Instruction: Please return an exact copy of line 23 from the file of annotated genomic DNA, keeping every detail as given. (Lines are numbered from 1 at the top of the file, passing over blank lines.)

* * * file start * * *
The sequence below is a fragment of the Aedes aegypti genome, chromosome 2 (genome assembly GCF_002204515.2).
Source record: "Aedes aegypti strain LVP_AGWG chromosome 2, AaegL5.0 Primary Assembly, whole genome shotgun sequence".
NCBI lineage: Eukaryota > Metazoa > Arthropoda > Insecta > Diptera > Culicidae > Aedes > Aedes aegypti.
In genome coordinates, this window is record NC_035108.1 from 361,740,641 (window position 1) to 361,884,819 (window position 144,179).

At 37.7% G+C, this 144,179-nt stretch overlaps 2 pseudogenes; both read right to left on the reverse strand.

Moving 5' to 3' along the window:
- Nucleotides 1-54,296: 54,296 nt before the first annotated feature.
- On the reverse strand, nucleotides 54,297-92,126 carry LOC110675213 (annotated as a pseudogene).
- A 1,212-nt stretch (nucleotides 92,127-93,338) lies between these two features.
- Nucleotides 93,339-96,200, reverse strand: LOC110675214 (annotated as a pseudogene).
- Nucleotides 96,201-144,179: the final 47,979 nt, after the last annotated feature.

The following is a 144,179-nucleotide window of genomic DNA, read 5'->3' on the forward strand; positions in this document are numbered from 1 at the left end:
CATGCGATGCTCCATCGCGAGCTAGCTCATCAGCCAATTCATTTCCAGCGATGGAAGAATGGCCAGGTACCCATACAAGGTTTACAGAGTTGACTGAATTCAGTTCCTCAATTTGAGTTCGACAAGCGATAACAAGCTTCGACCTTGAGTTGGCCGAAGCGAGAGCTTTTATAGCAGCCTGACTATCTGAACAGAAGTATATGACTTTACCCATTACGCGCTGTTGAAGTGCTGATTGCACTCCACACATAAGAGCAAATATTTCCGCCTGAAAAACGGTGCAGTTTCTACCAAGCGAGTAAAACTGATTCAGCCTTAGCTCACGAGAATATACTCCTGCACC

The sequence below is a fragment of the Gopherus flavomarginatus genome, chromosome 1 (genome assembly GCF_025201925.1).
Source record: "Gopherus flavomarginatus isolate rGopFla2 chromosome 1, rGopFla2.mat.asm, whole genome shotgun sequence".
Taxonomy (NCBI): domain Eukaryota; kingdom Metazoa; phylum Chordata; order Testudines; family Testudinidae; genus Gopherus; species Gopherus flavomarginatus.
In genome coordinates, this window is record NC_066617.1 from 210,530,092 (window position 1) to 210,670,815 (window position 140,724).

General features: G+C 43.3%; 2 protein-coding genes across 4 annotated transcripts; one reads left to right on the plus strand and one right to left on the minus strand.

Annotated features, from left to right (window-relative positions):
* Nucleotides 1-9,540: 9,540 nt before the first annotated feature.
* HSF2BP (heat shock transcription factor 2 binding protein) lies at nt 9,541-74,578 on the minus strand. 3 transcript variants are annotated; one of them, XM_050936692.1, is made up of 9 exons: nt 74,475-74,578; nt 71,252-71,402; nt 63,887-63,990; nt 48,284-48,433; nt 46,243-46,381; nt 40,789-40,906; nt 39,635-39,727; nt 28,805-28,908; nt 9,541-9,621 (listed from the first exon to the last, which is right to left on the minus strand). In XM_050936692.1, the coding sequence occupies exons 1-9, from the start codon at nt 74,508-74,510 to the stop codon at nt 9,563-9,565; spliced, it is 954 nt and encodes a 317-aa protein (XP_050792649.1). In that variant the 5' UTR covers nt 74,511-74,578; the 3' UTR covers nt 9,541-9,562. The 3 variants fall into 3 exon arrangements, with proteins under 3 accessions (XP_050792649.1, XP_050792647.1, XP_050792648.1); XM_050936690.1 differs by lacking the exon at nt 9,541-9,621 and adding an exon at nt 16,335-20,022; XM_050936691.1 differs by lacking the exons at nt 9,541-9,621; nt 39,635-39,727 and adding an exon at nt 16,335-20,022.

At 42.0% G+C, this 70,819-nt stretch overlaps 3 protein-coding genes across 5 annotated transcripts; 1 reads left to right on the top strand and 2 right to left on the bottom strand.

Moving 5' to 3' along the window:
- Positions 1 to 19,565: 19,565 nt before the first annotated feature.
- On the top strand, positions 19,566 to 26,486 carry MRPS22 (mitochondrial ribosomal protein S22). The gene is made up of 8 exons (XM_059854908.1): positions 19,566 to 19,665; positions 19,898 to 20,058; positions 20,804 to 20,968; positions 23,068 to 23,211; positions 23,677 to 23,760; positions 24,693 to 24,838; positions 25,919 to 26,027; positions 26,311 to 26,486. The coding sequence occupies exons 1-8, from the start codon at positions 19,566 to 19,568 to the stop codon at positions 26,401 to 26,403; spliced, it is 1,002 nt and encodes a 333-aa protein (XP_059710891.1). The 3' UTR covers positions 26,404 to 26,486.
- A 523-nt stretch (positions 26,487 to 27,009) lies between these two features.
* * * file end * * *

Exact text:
Moving 5' to 3' along the window: